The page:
There’s no such things as bad weather—only bad clothes.
This Norwegian saying seems apt, given the Canadian winter we’ve been having. I’ve been donning my heaviest Ottawa gear, layering up each time I set foot outside. Surprisingly, even though it’s much further north, it’s warmer in Bergen. Because Bergen is on the west coast of Norway, it receives the warming effect of the Gulf Stream. Because Bergen is much further north, and it’s winter, it also has very short days.
I was in Bergen for a few days over the January-February month change for a conference at the University of Bergen. While the conference itself was a fascinating multidisciplinary international affair, here I’ll focus on the trip itself. Travelling in winter, especially north (who thought that was a good idea?), with Mercury in retrograde, one should expect travel delays. My flight from Toronto to Bergen via Amsterdam, landed about half-an-hour late. While that doesn’t sound like much of a delay, it made the difference between landing in waning afternoon light and landing in full dark. Thanks to the assistance of a man on the bus, I was able to get off at the correct stop and start walking towards the University.
Have you ever tried navigating an unfamiliar, steeply hilled, medieval city, at night, with slushy snow descending onto cobblestones? No? Well, I wouldn’t recommend it. Such cities emerged organically, so streets meander at odd angles, and signage is sometimes scarce. Walking uphill, on slippery snow, over rounded cobbles, with the extra weight of my knapsack, I kept telling myself, you must not fall! I was glad that the steepness of many sidewalks was acknowledged by adjacent metal handrails. After much effort, and many questions to other pedestrians, I found the conference site; unfortunately, by this time, it had been abandoned in favour of dinner.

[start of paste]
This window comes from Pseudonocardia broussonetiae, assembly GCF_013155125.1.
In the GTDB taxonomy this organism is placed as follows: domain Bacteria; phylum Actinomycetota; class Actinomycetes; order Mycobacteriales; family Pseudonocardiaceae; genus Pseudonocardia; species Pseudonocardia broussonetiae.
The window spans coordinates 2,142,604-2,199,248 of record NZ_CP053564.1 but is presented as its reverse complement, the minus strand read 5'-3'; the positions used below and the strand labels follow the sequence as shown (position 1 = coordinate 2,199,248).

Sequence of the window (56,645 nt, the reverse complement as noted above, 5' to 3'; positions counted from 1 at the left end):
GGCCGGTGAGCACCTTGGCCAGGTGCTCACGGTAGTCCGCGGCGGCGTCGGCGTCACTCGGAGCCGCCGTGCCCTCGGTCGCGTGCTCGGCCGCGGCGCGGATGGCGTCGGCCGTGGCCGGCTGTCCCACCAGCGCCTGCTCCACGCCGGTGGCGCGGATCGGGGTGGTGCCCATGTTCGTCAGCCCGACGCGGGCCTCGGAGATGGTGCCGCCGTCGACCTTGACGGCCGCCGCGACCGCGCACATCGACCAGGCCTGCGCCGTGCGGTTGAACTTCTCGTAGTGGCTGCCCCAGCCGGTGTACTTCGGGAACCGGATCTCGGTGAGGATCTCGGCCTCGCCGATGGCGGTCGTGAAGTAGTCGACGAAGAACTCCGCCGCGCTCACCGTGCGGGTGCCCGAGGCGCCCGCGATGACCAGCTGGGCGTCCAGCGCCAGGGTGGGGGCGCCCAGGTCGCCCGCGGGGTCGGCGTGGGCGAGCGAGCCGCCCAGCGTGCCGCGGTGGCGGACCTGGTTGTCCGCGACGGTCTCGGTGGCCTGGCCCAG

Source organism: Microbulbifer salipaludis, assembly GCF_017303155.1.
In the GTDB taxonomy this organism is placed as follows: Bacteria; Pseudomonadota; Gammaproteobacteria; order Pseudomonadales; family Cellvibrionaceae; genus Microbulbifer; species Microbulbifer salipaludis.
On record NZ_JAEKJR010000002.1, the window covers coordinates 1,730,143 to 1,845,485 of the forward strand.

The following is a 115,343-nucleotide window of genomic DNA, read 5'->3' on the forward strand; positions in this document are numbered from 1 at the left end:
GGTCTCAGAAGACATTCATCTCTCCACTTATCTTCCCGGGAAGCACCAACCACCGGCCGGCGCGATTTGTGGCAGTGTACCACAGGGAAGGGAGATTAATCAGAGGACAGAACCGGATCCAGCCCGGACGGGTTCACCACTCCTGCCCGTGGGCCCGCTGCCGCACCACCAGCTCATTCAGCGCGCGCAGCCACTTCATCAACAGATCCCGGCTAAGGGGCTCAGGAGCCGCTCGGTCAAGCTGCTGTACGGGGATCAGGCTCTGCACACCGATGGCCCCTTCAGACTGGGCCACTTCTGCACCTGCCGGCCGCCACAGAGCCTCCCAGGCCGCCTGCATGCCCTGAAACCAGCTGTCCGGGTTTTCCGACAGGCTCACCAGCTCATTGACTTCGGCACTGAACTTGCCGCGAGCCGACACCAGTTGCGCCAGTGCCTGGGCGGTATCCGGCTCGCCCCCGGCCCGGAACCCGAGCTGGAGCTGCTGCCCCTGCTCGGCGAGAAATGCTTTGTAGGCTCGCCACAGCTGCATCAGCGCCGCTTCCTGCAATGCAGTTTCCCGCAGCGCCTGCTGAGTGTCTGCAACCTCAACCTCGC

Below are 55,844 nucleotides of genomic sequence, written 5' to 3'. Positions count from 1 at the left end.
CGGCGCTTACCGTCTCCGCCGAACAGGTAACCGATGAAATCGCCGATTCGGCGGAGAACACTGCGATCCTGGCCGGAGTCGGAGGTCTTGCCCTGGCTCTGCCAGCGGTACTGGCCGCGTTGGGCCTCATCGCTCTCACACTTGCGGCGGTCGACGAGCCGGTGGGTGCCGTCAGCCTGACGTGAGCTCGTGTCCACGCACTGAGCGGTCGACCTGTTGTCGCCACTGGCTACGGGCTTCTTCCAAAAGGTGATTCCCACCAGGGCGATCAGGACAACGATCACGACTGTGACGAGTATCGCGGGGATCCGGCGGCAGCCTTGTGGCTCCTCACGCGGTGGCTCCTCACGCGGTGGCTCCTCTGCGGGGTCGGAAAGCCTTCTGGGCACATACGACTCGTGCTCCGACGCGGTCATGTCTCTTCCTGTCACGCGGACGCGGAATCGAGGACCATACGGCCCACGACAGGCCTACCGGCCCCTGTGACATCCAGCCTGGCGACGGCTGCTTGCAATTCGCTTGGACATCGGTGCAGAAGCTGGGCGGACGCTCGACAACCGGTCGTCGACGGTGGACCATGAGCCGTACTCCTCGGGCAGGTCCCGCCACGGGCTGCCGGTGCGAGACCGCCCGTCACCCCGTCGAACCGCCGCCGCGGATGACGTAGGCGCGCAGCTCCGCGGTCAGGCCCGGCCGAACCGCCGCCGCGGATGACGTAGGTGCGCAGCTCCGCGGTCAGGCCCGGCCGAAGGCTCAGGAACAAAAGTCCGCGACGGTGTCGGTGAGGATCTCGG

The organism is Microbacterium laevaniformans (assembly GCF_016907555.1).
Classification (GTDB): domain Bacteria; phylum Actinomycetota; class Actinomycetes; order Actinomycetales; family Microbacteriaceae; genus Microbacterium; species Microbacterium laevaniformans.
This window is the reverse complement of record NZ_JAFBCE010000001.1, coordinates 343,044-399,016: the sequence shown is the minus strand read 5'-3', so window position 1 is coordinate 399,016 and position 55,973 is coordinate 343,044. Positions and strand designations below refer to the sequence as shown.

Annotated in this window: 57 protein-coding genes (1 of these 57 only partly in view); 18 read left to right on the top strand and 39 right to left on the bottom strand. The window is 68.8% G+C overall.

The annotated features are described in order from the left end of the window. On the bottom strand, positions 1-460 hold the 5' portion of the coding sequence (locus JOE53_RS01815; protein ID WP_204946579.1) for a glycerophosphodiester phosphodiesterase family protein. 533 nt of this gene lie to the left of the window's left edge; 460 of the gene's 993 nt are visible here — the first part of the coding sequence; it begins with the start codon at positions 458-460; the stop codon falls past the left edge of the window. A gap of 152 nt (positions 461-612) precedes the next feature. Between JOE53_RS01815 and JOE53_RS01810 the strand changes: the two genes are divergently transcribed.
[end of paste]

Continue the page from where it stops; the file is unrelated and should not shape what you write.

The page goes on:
After further lost stumbling, walking uphill both ways, I found my hotel. Phew! I was glad to relinquish my luggage and have a hot shower. Looking at the conference schedule, I realized that I could still make it to dinner. Exhausted, I had a cab to take me to the foot of Mount Fløyen so I could catch the Fløybanen funicular railway up to the mountaintop restaurant. The ride takes about seven minutes and includes three stops. Impressive! While I could see that there were spectacular views from this height, a howling wind was driving snow into my face, so it hardly seemed a time to take photos. I was glad to get inside the lovely Nordic restaurant, complete with fireplaces and light wood finishing, where I met up with my compatriots for some pleasant dinner conversation. I was also glad to meet someone else staying at my hotel, so we could help each other get back to home base.